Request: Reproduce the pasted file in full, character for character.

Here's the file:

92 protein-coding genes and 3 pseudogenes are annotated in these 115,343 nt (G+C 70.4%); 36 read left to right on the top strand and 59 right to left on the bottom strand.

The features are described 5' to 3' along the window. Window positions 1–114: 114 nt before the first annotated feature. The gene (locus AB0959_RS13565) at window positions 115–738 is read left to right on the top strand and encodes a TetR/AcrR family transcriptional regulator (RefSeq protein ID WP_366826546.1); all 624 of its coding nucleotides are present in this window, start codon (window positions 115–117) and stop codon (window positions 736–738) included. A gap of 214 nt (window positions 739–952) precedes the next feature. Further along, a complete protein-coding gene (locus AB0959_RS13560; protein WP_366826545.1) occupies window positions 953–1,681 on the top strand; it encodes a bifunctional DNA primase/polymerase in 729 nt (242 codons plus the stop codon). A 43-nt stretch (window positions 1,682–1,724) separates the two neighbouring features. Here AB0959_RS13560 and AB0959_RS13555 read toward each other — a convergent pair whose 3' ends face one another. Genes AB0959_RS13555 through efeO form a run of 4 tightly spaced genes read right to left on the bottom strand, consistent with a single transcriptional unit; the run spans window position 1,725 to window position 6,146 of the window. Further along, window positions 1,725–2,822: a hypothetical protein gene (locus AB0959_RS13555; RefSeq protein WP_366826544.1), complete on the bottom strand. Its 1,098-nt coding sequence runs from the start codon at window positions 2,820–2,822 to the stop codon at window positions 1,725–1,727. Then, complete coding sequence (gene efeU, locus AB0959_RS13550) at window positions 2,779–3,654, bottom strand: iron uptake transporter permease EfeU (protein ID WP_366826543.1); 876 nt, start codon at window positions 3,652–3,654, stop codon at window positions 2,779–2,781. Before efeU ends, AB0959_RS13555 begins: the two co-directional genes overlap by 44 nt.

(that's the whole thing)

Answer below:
92 protein-coding genes and 3 pseudogenes are annotated in these 115,343 nt (G+C 70.4%); 36 read left to right on the top strand and 59 right to left on the bottom strand.

The features are described 5' to 3' along the window. Window positions 1–114: 114 nt before the first annotated feature. The gene (locus AB0959_RS13565) at window positions 115–738 is read left to right on the top strand and encodes a TetR/AcrR family transcriptional regulator (RefSeq protein ID WP_366826546.1); all 624 of its coding nucleotides are present in this window, start codon (window positions 115–117) and stop codon (window positions 736–738) included. A gap of 214 nt (window positions 739–952) precedes the next feature. Further along, a complete protein-coding gene (locus AB0959_RS13560; protein WP_366826545.1) occupies window positions 953–1,681 on the top strand; it encodes a bifunctional DNA primase/polymerase in 729 nt (242 codons plus the stop codon). A 43-nt stretch (window positions 1,682–1,724) separates the two neighbouring features. Here AB0959_RS13560 and AB0959_RS13555 read toward each other — a convergent pair whose 3' ends face one another. Genes AB0959_RS13555 through efeO form a run of 4 tightly spaced genes read right to left on the bottom strand, consistent with a single transcriptional unit; the run spans window position 1,725 to window position 6,146 of the window. Further along, window positions 1,725–2,822: a hypothetical protein gene (locus AB0959_RS13555; RefSeq protein WP_366826544.1), complete on the bottom strand. Its 1,098-nt coding sequence runs from the start codon at window positions 2,820–2,822 to the stop codon at window positions 1,725–1,727. Then, complete coding sequence (gene efeU, locus AB0959_RS13550) at window positions 2,779–3,654, bottom strand: iron uptake transporter permease EfeU (protein ID WP_366826543.1); 876 nt, start codon at window positions 3,652–3,654, stop codon at window positions 2,779–2,781. Before efeU ends, AB0959_RS13555 begins: the two co-directional genes overlap by 44 nt.